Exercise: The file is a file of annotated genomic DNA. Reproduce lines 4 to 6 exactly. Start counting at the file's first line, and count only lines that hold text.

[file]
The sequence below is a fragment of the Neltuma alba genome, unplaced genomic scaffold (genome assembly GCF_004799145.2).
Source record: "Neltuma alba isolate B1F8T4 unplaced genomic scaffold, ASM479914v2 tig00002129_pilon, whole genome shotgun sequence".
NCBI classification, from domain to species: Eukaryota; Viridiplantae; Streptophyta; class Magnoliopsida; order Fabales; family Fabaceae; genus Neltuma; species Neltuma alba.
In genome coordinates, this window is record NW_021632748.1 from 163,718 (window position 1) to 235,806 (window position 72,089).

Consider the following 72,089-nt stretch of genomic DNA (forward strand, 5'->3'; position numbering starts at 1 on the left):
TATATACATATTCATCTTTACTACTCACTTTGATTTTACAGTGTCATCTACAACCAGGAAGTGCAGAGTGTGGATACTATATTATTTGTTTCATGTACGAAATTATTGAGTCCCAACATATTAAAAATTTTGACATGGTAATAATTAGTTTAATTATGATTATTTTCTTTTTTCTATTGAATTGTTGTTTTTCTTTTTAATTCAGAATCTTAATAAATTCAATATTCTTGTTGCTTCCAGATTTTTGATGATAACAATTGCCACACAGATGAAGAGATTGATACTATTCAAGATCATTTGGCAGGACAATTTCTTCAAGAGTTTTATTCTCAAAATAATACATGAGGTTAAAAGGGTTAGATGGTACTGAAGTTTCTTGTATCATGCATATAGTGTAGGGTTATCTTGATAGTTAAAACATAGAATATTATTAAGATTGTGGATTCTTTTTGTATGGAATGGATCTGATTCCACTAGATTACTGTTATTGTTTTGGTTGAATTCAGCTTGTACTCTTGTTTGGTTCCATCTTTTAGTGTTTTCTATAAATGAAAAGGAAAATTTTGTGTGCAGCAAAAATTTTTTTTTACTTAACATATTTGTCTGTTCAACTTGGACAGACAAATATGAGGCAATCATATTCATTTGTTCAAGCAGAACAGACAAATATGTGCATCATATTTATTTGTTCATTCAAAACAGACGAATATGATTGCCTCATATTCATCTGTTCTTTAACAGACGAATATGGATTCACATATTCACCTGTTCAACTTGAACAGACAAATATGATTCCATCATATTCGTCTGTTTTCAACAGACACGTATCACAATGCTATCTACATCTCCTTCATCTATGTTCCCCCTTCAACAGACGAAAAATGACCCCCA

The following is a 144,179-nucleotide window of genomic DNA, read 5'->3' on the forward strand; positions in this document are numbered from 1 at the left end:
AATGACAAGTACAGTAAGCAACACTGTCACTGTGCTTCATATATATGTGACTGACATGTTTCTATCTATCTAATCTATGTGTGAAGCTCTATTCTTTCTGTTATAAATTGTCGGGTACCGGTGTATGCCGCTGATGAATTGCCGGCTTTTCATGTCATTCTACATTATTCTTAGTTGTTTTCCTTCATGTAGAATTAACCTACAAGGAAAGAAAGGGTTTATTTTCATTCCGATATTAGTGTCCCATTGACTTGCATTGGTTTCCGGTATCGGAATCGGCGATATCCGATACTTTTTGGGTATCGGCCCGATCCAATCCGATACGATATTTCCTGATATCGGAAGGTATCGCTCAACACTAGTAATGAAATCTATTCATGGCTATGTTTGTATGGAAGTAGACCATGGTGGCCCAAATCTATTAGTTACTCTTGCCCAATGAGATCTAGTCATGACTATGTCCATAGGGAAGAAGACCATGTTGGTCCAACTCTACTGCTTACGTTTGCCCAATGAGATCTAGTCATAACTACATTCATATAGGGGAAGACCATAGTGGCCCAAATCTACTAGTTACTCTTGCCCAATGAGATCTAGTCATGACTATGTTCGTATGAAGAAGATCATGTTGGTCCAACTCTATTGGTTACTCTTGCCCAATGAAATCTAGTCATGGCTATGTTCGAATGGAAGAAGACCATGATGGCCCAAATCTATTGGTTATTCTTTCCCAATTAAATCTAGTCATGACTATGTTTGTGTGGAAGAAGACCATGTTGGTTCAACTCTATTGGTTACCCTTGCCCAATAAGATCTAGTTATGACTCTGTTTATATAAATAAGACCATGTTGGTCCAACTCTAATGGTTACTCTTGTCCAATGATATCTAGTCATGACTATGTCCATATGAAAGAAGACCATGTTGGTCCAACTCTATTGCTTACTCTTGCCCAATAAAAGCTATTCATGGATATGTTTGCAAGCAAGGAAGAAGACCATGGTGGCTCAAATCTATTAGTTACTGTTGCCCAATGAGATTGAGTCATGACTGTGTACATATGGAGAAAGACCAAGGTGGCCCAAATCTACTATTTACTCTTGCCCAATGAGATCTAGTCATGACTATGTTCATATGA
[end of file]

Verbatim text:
In genome coordinates, this window is record NW_021632748.1 from 163,718 (window position 1) to 235,806 (window position 72,089).

Consider the following 72,089-nt stretch of genomic DNA (forward strand, 5'->3'; position numbering starts at 1 on the left):
TATATACATATTCATCTTTACTACTCACTTTGATTTTACAGTGTCATCTACAACCAGGAAGTGCAGAGTGTGGATACTATATTATTTGTTTCATGTACGAAATTATTGAGTCCCAACATATTAAAAATTTTGACATGGTAATAATTAGTTTAATTATGATTATTTTCTTTTTTCTATTGAATTGTTGTTTTTCTTTTTAATTCAGAATCTTAATAAATTCAATATTCTTGTTGCTTCCAGATTTTTGATGATAACAATTGCCACACAGATGAAGAGATTGATACTATTCAAGATCATTTGGCAGGACAATTTCTTCAAGAGTTTTATTCTCAAAATAATACATGAGGTTAAAAGGGTTAGATGGTACTGAAGTTTCTTGTATCATGCATATAGTGTAGGGTTATCTTGATAGTTAAAACATAGAATATTATTAAGATTGTGGATTCTTTTTGTATGGAATGGATCTGATTCCACTAGATTACTGTTATTGTTTTGGTTGAATTCAGCTTGTACTCTTGTTTGGTTCCATCTTTTAGTGTTTTCTATAAATGAAAAGGAAAATTTTGTGTGCAGCAAAAATTTTTTTTTACTTAACATATTTGTCTGTTCAACTTGGACAGACAAATATGAGGCAATCATATTCATTTGTTCAAGCAGAACAGACAAATATGTGCATCATATTTATTTGTTCATTCAAAACAGACGAATATGATTGCCTCATATTCATCTGTTCTTTAACAGACGAATATGGATTCACATATTCACCTGTTCAACTTGAACAGACAAATATGATTCCATCATATTCGTCTGTTTTCAACAGACACGTATCACAATGCTATCTACATCTCCTTCATCTATGTTCCCCCTTCAACAGACGAAAAATGACCCCCA